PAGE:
On June 26, 2013, the funeral of Australian artist Jeffrey Smart was held at the Pieve of San Pietro Apostolo in Pieve a Presciano, not far from the home near Arezzo where the painter and his companion, Hermes De Zan, had lived for almost 50 years. Describing the funeral, a long-time acquaintance of Smart’s, Suzanne Pitcher, observed that ‘many, many people brought flowers to the church, and they were all placed around the baptismal font at the entrance, as there was no other room… Hermes had meticulously decorated the church himself with huge bouquets of white flowers and greenery everywhere. It was truly spectacular, and in such a small and intimate place, the combination of the flowers and the incense became quite intoxicating.’
The extraordinary life of this Australian icon, known for his paintings of the urban landscape, began on July 26, 1921, when Jeffrey Edson Smart was born in the South Australian city, Adelaide. He attributed the beginning of his interest in art to a trip to England with his parents when he was very young. Between 1937 and 1941, unable to study architecture at university because his family could not afford it, Smart attended the South Australian School of Art, where he trained as an art teacher. He taught in several schools until, in 1948, he made a long-awaited return voyage overseas by working his passage on a cargo ship. In Paris, he studied with the French artist and forerunner of pop art Fernand Léger and cultivated his lasting admiration for Paul Cézanne.
In 1950, Smart returned to Adelaide and in 1951 moved to Sydney, where for the next 10 years he worked as an art critic for The Daily Telegraph, a drawing teacher at the National Art School, a presenter on the popular children’s ABC radio programme The Argonauts and later Children’s Hour on ABC-TV. At the same time, he continued to paint and to save money so that he could live abroad on a permanent basis.
An unrepentant representative painter in a period when abstract expressionism and impressionism were in vogue, today Smart is known for a style called precisionism. His subject matter was the city and its industries, factories, roads, airports, ports, apartment blocks, road signs and fences. He included people in his compositions only to provide a sense of scale. Whilst geometric and structural, his canvases are also brightly coloured, a combination that projects an eerie sense of timelessness and stillness. During an especially prolific period in the 1960s, he produced two of his most famous works, Coogee Baths (1961) and his celebrated Cahill Expressway (1962), starkly depicting a blue-suited, one-armed man standing under a concrete underpass in Sydney. At the time, he was also invited to show in international group exhibitions in London, first at the Whitechapel Gallery in 1961 and then at the Tate in 1963, the same year he moved to Europe, settling in Tuscany, where he bought and restored an eighteenth-century farmhouse called Posticcia Nuova.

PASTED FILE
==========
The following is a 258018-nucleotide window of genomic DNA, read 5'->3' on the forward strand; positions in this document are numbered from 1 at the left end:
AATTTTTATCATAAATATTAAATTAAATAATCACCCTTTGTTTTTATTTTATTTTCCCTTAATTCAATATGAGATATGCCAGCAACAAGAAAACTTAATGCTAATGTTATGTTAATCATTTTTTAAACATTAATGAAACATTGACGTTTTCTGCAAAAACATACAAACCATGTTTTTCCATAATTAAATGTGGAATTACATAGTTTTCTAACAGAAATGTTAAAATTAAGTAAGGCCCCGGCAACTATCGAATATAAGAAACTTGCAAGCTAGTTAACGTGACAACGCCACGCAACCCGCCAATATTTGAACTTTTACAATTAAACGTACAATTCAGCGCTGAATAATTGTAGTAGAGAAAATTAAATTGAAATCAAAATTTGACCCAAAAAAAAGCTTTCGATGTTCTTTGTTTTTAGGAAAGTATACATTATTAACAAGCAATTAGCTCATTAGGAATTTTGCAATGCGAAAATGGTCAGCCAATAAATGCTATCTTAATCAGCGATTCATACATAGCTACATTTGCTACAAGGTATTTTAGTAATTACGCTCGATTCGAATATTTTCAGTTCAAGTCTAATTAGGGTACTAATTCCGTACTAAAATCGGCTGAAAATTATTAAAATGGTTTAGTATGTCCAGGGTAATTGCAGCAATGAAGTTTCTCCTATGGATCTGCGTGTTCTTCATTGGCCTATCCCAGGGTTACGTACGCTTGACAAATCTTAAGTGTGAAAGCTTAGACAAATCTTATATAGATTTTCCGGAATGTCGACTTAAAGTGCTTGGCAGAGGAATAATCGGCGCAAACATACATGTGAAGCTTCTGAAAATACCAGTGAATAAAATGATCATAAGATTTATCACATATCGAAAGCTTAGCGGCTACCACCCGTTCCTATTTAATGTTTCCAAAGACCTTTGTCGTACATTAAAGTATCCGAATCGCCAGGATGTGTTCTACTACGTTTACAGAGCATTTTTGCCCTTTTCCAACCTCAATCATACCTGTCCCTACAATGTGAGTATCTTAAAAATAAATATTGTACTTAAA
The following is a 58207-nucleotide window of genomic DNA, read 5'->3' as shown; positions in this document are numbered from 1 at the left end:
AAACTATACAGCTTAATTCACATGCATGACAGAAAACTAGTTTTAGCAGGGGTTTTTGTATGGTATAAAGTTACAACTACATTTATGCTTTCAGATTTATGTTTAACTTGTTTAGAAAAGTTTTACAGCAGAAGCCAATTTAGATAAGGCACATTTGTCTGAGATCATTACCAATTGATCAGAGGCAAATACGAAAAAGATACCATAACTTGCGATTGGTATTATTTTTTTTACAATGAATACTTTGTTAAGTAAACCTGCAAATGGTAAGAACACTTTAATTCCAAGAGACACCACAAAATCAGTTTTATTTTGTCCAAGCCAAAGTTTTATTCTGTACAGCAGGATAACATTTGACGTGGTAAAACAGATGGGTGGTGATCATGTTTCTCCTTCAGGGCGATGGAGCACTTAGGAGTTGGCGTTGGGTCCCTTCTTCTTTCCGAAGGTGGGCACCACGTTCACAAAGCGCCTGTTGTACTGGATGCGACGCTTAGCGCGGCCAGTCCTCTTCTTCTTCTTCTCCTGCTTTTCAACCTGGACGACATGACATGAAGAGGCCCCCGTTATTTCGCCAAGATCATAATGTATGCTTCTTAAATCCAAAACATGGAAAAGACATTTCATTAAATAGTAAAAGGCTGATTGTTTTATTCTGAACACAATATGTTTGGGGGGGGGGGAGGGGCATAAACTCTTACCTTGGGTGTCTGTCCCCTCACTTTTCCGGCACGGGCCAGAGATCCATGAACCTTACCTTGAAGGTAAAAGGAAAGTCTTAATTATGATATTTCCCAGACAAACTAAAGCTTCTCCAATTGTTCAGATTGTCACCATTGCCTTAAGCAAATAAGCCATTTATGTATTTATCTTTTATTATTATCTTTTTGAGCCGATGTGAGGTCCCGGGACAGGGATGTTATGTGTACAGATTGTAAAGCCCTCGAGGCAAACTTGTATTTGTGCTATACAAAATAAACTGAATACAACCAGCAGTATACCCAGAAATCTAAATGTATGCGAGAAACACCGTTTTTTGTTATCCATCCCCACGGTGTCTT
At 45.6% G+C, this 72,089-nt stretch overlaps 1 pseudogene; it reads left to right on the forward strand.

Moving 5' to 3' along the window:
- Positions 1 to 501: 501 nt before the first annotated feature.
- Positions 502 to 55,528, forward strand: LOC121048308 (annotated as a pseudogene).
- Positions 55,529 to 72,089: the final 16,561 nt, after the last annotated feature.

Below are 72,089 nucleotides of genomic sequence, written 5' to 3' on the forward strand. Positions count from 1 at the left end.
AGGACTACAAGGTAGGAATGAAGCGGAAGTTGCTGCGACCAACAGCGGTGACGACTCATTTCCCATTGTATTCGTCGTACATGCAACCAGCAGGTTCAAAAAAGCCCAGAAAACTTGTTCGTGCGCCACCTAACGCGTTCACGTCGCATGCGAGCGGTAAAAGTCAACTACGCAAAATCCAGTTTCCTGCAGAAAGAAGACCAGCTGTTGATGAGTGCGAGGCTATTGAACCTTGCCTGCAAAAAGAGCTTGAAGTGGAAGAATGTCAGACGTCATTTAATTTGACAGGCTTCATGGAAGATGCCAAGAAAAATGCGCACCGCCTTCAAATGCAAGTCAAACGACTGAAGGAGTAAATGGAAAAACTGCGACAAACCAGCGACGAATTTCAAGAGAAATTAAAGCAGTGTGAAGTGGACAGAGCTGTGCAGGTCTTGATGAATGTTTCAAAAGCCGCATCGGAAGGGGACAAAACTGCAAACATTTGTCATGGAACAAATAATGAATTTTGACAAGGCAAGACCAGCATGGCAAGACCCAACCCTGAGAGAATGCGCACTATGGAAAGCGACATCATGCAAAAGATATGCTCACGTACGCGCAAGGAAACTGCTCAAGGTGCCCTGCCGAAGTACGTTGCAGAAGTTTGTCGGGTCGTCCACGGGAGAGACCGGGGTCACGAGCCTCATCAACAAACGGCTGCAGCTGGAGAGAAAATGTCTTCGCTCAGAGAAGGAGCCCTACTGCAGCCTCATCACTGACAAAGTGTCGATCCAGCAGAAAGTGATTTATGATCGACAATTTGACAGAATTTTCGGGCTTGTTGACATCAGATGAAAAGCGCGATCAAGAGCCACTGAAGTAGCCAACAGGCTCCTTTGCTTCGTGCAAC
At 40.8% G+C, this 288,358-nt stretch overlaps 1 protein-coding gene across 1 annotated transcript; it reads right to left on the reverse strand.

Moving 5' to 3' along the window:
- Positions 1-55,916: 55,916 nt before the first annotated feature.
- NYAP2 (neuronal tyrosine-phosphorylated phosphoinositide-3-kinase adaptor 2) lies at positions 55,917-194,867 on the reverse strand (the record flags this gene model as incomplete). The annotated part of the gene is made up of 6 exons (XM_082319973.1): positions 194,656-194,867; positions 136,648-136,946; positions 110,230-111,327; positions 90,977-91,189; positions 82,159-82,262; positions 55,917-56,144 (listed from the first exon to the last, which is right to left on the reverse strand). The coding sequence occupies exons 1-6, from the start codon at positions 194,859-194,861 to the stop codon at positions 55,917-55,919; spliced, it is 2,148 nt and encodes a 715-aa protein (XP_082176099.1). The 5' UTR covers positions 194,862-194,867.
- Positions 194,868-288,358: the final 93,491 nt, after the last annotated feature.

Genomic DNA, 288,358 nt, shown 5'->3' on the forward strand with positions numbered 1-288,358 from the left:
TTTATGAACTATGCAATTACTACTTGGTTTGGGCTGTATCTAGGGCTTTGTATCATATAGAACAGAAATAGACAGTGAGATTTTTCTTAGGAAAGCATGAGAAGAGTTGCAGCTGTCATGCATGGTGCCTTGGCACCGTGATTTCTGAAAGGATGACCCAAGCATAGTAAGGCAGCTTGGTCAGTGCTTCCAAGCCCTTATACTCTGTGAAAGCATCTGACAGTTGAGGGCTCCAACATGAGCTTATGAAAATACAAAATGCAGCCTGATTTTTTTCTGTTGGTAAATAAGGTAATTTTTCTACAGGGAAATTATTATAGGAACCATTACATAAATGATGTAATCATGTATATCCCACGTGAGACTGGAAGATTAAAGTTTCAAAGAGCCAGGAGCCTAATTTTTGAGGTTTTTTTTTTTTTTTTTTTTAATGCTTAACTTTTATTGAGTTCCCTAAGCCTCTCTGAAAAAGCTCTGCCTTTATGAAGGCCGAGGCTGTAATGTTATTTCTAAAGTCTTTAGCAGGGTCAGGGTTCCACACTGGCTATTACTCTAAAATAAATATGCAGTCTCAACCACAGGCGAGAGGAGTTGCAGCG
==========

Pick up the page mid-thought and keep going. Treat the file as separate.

A widely travelled, gregarious man with sky-blue eyes and a quick—if, on occasion, caustic—wit, Smart was a bon vivant who loved classical music and his pug dogs. He was, however, above all a disciplined artist who dedicated a fixed time every day to his work. A perfectionist, he painted slowly and meticulously, producing only a handful of pieces every couple of years. He painted and over-painted, believing no picture was ever truly finished, only ‘abandoned’—he even retouched some of his paintings many years after they were supposedly ‘abandoned’.
In 2011, by then confined to a wheelchair, Smart announced his retirement. It was, however, short-lived as he soon became fascinated by the subject of what would be his last work, Labyrinth (2012). The year before, another of his works, Autobahn in the Black Forest II (1979–80), sold for more than one million Australian dollars. Now, after his death, the value of his works will probably continue to soar.
During the funeral service, a representative of the Australian Ambassador in Rome read a message from the now former Australian prime minister, Julia Gillard. But, in Pitcher’s words, ‘the eulogy of the priest, the mayor of the town (wearing her sash of authority) and a friend were the true tributes to Jeffrey, as they all knew him well and each took a different aspect of his adventurous life. The priest and the mayor talked about the unfolding story of his life in a small Italian village whilst his friend recounted the very humorous but cynical side of his character.’
Without doubt, Smart would have liked the farewell. The last piece of music was from his favourite opera, Wagner’s Parsifal, and, Pitcher noted, it seemed fitting, in the priest’s words, as a way forward ‘for Jeffrey to start another life.’
Wherever that new life may be, many hope he will continue to paint there.